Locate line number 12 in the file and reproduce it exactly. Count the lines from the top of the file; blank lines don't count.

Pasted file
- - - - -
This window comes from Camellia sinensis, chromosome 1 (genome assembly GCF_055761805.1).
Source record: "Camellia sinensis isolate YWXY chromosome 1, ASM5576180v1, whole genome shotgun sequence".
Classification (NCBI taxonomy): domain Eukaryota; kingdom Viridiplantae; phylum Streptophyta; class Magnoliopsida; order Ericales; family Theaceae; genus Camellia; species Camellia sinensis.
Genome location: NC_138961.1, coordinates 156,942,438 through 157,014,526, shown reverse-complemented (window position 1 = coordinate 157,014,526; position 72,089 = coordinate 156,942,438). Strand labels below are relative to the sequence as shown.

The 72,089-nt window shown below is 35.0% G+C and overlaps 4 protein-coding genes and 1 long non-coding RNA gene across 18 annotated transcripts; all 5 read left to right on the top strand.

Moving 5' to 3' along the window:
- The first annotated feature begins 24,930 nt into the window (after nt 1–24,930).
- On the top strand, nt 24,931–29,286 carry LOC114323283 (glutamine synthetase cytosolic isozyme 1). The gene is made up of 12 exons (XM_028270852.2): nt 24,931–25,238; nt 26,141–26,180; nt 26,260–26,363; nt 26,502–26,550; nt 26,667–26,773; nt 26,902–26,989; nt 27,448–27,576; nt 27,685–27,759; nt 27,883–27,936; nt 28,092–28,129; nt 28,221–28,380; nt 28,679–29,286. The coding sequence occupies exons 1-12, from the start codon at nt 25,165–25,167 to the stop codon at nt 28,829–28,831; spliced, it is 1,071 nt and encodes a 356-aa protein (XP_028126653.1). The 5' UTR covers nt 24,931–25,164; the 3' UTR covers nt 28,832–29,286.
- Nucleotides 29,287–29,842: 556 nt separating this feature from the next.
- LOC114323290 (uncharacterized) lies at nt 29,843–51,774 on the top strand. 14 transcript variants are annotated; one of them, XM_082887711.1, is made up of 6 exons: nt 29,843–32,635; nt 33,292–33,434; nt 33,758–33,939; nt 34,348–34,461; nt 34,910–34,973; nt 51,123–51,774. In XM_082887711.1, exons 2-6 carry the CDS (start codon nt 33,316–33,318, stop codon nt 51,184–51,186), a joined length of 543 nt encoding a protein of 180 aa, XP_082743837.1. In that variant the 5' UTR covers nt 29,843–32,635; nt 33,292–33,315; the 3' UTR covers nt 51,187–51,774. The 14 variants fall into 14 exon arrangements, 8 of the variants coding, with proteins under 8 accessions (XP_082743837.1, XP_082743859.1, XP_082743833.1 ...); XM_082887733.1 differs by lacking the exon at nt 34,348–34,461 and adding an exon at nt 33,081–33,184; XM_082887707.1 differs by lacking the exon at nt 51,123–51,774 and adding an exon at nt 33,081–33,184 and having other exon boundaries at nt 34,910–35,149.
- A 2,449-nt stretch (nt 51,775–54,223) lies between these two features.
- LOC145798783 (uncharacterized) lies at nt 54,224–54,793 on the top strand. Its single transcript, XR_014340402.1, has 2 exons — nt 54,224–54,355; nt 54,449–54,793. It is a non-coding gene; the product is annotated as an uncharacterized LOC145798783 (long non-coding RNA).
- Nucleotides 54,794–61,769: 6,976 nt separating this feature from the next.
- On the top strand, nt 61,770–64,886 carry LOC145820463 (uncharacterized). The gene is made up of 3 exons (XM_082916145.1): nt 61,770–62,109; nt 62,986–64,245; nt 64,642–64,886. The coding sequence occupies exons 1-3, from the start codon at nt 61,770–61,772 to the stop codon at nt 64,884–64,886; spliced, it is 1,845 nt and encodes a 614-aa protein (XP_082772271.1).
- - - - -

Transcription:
- LOC145798783 (uncharacterized) lies at nt 54,224–54,793 on the top strand. Its single transcript, XR_014340402.1, has 2 exons — nt 54,224–54,355; nt 54,449–54,793. It is a non-coding gene; the product is annotated as an uncharacterized LOC145798783 (long non-coding RNA).